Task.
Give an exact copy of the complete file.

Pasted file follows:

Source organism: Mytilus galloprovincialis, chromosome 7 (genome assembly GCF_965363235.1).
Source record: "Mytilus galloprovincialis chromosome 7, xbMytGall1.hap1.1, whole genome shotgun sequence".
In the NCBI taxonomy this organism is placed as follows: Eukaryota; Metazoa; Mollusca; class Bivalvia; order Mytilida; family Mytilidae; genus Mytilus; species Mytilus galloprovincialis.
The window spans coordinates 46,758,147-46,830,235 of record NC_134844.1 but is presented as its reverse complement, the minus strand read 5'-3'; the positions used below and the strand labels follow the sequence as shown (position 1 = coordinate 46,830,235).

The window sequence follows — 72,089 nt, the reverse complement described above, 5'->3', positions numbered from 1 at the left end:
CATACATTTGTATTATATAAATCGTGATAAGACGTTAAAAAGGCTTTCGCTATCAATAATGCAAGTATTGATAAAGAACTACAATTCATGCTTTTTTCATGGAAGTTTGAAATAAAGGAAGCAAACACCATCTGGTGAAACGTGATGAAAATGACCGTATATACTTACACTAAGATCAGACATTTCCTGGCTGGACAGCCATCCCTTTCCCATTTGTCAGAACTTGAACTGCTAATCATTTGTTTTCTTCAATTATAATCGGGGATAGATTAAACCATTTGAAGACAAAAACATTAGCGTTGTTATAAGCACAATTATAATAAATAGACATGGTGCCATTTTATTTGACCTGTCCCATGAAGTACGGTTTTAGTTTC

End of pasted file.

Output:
Source organism: Mytilus galloprovincialis, chromosome 7 (genome assembly GCF_965363235.1).
Source record: "Mytilus galloprovincialis chromosome 7, xbMytGall1.hap1.1, whole genome shotgun sequence".
In the NCBI taxonomy this organism is placed as follows: Eukaryota; Metazoa; Mollusca; class Bivalvia; order Mytilida; family Mytilidae; genus Mytilus; species Mytilus galloprovincialis.
The window spans coordinates 46,758,147-46,830,235 of record NC_134844.1 but is presented as its reverse complement, the minus strand read 5'-3'; the positions used below and the strand labels follow the sequence as shown (position 1 = coordinate 46,830,235).

The window sequence follows — 72,089 nt, the reverse complement described above, 5'->3', positions numbered from 1 at the left end:
CATACATTTGTATTATATAAATCGTGATAAGACGTTAAAAAGGCTTTCGCTATCAATAATGCAAGTATTGATAAAGAACTACAATTCATGCTTTTTTCATGGAAGTTTGAAATAAAGGAAGCAAACACCATCTGGTGAAACGTGATGAAAATGACCGTATATACTTACACTAAGATCAGACATTTCCTGGCTGGACAGCCATCCCTTTCCCATTTGTCAGAACTTGAACTGCTAATCATTTGTTTTCTTCAATTATAATCGGGGATAGATTAAACCATTTGAAGACAAAAACATTAGCGTTGTTATAAGCACAATTATAATAAATAGACATGGTGCCATTTTATTTGACCTGTCCCATGAAGTACGGTTTTAGTTTC